Thirty-four-year-old artist Corrina Mehiel was murdered in a Washington, DC, apartment near Capitol Hill on Tuesday, March 21, Peter Hermann, Lynh Bui, and Michael E. Ruane of the Washington Post report.
The artist was temporarily staying in DC while collaborating with Conceptual artist Mel Chin on “The Fundred Reserve,” an exhibition at George Washington University’s Corcoran School of the Arts and Design. Visitors to the school are invited to create hand-drawn $100 bills to illustrate the price of protecting kids from lead poisoning.
Mehiel was bound and fatally stabbed in the basement apartment of a rowhouse located on the 600 block of 14th Street NE. As a resident of Burnsville, North Carolina, Mehiel intended to stay at the residence throughout the duration of the project. Chin said that he last saw Mehiel on Sunday night, when he and his wife hosted a dinner party at their home.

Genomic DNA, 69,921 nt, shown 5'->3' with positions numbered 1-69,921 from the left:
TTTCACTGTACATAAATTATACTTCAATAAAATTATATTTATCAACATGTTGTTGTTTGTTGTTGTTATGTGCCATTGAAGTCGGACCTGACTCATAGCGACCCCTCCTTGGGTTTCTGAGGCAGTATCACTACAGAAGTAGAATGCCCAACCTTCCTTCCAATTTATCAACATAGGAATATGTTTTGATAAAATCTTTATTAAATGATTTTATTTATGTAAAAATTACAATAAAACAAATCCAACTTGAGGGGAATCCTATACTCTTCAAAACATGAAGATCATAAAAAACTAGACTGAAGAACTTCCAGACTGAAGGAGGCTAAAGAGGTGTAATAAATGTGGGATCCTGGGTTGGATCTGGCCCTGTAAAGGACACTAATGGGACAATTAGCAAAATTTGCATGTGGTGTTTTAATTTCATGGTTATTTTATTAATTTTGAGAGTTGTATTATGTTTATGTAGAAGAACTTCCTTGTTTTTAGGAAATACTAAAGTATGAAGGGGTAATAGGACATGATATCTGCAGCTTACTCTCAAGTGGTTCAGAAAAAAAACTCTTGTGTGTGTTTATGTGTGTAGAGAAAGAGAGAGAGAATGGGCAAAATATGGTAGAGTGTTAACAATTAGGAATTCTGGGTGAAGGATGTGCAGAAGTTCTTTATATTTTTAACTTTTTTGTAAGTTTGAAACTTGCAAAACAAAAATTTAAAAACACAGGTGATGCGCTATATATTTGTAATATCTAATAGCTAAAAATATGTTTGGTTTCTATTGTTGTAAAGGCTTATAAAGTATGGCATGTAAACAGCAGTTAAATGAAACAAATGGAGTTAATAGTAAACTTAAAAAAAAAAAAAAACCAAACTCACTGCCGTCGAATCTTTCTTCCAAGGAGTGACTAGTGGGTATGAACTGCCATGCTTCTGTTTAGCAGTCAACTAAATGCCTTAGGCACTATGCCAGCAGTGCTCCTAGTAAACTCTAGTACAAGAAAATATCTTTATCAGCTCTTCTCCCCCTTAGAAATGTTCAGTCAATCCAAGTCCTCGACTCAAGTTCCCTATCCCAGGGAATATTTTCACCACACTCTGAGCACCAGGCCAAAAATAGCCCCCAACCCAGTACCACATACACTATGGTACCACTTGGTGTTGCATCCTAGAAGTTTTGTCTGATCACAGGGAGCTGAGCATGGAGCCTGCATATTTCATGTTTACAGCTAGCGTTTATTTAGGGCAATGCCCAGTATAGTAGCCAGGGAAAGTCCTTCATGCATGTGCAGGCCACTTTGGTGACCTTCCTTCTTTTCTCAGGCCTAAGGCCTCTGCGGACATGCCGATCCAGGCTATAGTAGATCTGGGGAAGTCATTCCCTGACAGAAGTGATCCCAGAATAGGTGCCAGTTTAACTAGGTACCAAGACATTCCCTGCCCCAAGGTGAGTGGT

On Monday, March 27, the police arrested suspect El Hadji Alpha Madiou Toure. The twenty-eight-year-old man was described as homeless by police. He has an extensive criminal record and previous convictions for making terrorist threats, assault, and robbery. The authorities said that he was also wanted for violating probation in Tennessee. Toure was charged with first-degree murder and theft for stealing Mehiel’s blue four-door 2004 Toyota Prius and credit and bank cards.
At a news conference held shortly after Mehiel’s body was found, acting police chief Peter Newsham said that there was no sign of forced entry and that the crime was most likely not random. However, there appears to be no connection between Toure and Mehiel.
Born in Seattle in 1982, Mehiel was a project assistant at Mel Chin Studio and a former teacher at the Corcoran School and the Art Academy of Cincinnati. She received her MFA from the University of Cincinnati and her BA from Pennsylvania State University. In an e-mail to members of the Corcoran School, a George Washington University spokesman said, “Corrina was a vibrant and talented individual who will be dearly missed.”